Gabe Kapler’s point was that words matter and the irony was that he seemed to be missing the point.

The manager wanted to make a strong statement Monday about something that happened Sunday afternoon in Miami.

He had said after the Phillies’ 3-2 loss to the Marlins that it was “unacceptable” when Cesar Hernandez failed to get to second base on a ball that hit off the right-field wall in the top of the sixth inning.

Kapler, however, had not pulled Hernandez from the game, which was the chosen option of Atlanta manager Brian Snitker one week earlier when Ronald Acuna Jr., the Braves’ young superstar, turned a double into a single by failing to run hard out of the batter’s box on a ball that hit off the wall in right-center field at Sun Trust Park.

Like Kapler, Snitker had limited bench options. Unlike Kapler, Snitker reacted rapidly, pulling Acuna from the game after giving his replacement (Adam Duvall) an inning to get loose.

The message was sent loud and clear first by Snitker’s action and later by his words.

“He didn’t run,” Snitker said after the game. “You’ve got to run. It’s not going to be acceptable here. As a teammate, you’re responsible for 24 other guys and that name on the front is a lot more important than that name on the back of that jersey. You can’t do that. We’re trying to accomplish something special here. Personal things have to be put on the back-burner.”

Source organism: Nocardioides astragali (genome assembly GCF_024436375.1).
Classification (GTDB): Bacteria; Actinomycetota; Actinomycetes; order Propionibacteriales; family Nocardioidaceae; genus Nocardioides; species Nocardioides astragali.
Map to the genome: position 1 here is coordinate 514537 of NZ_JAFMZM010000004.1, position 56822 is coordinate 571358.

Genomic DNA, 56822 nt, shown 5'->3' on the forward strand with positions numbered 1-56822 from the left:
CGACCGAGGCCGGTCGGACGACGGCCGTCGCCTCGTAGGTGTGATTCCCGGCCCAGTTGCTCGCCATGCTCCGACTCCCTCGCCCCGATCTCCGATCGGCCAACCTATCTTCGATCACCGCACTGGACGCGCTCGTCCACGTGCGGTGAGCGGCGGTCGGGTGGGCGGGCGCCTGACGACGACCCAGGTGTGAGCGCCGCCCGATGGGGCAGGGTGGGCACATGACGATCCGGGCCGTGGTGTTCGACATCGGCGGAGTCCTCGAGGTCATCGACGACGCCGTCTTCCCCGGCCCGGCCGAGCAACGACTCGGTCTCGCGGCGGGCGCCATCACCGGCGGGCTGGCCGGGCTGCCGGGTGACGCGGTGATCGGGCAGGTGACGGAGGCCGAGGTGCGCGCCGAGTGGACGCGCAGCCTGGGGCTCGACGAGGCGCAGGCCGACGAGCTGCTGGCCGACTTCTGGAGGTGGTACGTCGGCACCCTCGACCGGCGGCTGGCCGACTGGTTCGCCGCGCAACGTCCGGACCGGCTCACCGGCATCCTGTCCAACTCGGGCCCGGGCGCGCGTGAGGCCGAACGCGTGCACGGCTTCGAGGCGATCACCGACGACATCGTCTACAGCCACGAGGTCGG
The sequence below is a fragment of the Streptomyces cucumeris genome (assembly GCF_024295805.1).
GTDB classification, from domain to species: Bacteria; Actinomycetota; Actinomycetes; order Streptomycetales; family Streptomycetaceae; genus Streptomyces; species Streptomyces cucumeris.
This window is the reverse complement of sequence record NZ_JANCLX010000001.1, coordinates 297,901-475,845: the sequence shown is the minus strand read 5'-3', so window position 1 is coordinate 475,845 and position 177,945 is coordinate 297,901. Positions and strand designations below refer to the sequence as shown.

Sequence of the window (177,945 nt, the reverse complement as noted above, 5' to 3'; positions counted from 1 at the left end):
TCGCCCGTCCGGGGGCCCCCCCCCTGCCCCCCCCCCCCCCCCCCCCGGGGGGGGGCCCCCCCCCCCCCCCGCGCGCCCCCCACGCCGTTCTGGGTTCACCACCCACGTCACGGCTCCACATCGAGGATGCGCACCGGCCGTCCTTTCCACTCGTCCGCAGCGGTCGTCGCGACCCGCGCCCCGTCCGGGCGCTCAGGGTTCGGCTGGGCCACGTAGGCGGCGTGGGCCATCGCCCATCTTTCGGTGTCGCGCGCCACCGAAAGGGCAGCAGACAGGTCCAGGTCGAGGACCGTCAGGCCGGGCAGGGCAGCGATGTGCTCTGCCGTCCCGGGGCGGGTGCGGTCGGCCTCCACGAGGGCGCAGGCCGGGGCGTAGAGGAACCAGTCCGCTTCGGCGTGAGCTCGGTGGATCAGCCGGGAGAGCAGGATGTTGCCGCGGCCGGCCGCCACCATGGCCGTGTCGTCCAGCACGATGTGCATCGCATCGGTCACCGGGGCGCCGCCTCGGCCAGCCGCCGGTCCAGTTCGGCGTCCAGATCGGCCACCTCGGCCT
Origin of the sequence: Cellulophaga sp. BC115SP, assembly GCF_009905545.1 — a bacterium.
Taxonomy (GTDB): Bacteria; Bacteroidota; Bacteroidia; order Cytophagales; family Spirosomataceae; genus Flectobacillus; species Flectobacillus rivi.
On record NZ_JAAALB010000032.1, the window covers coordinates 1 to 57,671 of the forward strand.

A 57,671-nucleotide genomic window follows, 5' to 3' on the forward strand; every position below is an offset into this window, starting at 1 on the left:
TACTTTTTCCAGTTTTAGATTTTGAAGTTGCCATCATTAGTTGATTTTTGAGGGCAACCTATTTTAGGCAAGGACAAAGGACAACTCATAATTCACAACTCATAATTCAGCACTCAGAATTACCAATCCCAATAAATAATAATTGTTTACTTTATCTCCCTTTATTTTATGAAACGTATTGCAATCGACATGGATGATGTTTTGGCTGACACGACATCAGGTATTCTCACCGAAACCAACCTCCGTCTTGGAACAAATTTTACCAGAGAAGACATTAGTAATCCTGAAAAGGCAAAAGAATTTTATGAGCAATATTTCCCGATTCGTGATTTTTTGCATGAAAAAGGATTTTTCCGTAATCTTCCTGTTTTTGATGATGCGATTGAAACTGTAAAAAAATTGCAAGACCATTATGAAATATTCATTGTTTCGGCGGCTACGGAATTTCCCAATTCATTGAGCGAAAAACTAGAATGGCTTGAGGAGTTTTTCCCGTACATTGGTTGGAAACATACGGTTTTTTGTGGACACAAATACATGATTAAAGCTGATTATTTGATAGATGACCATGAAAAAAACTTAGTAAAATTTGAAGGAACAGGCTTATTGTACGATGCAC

Phillies manager Gabe Kapler looking at his lineup card before the game Saturday in Miami. His lineup Monday night did not include Cesar Hernandez after the second baseman failed to run hard out of the box on a ball that hit off the right-field wall.
Lynne Sladky / AP
Phillies manager Gabe Kapler looking at his lineup card before the game Saturday in Miami. His lineup Monday night did not include Cesar Hernandez after the second baseman failed to run hard out of the box on a ball that hit off the right-field wall.

There was nothing ambiguous about any of that.

Fast-forward a week and a day to Monday at Citizens Bank Park and Kapler’s attempt to send a strong message to not only Hernandez, but his entire team. That part is important because Hernandez was not the first offender of the failure-to-run fiascoes that have dogged Kapler in his second season.

You need two hands to name all the players who have been guilty of not running when they should have at least once this season, but the epidemic started when Jean Segura failed to run out a pop-up in San Diego in early June that not only became a double play but also resulted in a season-ending injury to outfielder Andrew McCutchen.

Had Kapler benched Segura that night maybe some of the other instances would not have followed. Since then, however, Kapler has sent mixed messages about failure-to-hustle plays.

Maybe that’s why we remained in the land of confusion Monday night even after Kapler thought he made it perfectly clear why Hernandez was not in the starting lineup for the series opener against the Pittsburgh Pirates. The manager thought he had driven the point home by having a brief team meeting before the game.